I think you might be taking my immaterial minds example in the wrong way- as a basic claim. I meant it more as a (always provisional) conclusion based on what empirical science has revealed. So while part of that is that we’ve never observed one and that people have good reasons fake or be fooled by them, there’s also a litany of facts like if we damage brain material it damages the mind, material substances can alter the mind, we can map material activity than corresponds to mental states, etc.. So it’s just one of many apparent facts about the universe I’d expect a scientific skeptic or atheist arguer to take into account when evaluating a phenomenon.

    I don’t think the difference between philosophical and methodological naturalism matters here. Atheist arguments aren’t based on philosophical naturalism (or else they’d be circular), and don’t even have to result in it. You could believe in spirits without believing in gods, for example. Philosophical naturalism seems an obvious result from our empirical scientific knowledge, but it shouldn’t be a starting point for scientific/skeptical/atheist arguments.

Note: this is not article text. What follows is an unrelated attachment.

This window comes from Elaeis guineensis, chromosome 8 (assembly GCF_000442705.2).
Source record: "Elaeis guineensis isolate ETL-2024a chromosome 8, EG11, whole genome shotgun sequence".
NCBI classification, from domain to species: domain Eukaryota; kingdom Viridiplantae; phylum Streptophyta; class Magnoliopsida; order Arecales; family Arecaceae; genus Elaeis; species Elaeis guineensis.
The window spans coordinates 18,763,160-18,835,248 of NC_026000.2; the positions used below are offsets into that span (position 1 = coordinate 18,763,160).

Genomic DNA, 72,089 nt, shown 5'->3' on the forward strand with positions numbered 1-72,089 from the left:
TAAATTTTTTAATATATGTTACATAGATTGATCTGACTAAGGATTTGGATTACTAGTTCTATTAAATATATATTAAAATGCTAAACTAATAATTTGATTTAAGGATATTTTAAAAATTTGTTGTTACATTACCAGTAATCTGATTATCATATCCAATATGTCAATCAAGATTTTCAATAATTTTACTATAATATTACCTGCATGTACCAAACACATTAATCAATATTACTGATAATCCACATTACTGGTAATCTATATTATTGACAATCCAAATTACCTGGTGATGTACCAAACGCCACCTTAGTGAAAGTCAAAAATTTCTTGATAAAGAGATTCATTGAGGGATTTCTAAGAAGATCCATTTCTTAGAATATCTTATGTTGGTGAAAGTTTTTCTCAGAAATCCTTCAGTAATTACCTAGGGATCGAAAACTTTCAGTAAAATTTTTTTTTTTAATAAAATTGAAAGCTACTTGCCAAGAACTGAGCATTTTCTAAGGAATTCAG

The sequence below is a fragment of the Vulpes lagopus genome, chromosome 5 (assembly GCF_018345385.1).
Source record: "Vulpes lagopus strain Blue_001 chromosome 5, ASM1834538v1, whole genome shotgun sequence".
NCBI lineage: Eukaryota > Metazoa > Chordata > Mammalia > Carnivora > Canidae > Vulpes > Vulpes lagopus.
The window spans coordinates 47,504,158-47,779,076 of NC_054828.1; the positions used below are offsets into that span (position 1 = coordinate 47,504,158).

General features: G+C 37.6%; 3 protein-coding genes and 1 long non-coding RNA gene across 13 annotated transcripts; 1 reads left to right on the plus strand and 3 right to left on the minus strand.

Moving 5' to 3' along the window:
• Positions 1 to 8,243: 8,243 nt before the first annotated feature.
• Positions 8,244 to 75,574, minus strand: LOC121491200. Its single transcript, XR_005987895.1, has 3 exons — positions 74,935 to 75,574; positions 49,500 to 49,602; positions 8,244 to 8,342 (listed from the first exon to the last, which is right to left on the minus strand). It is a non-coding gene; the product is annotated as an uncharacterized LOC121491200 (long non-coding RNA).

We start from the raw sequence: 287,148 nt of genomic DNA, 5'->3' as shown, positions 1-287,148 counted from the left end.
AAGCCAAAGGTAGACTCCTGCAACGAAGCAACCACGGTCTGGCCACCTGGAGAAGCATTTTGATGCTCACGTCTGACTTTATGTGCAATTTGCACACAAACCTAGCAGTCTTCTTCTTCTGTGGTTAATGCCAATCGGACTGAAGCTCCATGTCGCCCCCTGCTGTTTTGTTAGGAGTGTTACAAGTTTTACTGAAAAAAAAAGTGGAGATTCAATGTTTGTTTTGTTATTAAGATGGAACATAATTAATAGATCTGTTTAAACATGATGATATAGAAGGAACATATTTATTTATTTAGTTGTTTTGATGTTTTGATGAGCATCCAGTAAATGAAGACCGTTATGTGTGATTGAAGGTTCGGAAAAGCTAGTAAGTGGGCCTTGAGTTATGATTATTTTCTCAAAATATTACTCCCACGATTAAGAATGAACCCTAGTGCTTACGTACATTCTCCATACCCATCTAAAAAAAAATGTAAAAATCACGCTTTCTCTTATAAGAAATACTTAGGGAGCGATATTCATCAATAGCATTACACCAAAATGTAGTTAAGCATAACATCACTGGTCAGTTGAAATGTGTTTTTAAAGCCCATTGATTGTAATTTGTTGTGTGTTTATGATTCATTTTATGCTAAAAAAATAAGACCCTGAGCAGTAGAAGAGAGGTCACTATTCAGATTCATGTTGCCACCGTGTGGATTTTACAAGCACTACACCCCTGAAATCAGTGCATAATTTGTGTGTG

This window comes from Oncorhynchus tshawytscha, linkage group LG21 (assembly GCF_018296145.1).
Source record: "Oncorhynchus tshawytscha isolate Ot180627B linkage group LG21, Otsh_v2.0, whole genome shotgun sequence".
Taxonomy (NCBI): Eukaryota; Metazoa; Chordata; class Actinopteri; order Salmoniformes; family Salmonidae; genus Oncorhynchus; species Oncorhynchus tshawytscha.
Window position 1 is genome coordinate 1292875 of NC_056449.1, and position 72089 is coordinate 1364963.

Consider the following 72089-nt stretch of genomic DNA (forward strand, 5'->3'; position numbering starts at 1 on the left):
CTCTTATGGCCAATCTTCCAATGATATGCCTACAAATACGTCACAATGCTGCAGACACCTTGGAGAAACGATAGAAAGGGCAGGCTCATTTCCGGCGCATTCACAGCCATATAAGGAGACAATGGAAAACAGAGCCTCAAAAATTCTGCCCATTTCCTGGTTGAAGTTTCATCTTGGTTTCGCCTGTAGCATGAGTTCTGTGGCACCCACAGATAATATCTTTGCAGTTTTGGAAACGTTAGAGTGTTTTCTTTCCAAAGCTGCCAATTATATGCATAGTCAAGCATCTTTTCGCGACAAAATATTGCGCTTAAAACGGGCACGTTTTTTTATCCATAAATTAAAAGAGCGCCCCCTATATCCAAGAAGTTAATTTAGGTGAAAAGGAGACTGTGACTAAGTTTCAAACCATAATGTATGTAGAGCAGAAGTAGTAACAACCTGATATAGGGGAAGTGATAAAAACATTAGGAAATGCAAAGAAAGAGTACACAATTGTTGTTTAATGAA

• RussellBlackford

    Just quickly, atheist arguments would be circular if they were ultimately based on philosophical naturalism. But I do think that it’s legitimate to say: “philosophical naturalism appears very plausible given our experience with science”; atheism is entailed by philosophical naturalism; therefore atheism is now very plausible. That’s not a proof that there’s no God, but it shows how the balance of what is plausible in this area has changed over the last 500 years, and how science has altered the playing field of arguments about the God question, and it gives one indication of why it is glib and misleading to say “religion and science are compatible”.

    I agree with you that philosophical naturalism seems an obvious conclusion to draw from science, but (as I think you’re implying) it’s not an assumption made by science. I think modern science does assume a form of methodological naturalism, but only provisional methodological naturalism. Thus, science doesn’t offer a circular argument for philosophical naturalism, as is sometimes alleged (not by you, but I’ve certainly seen this from Christian apologists).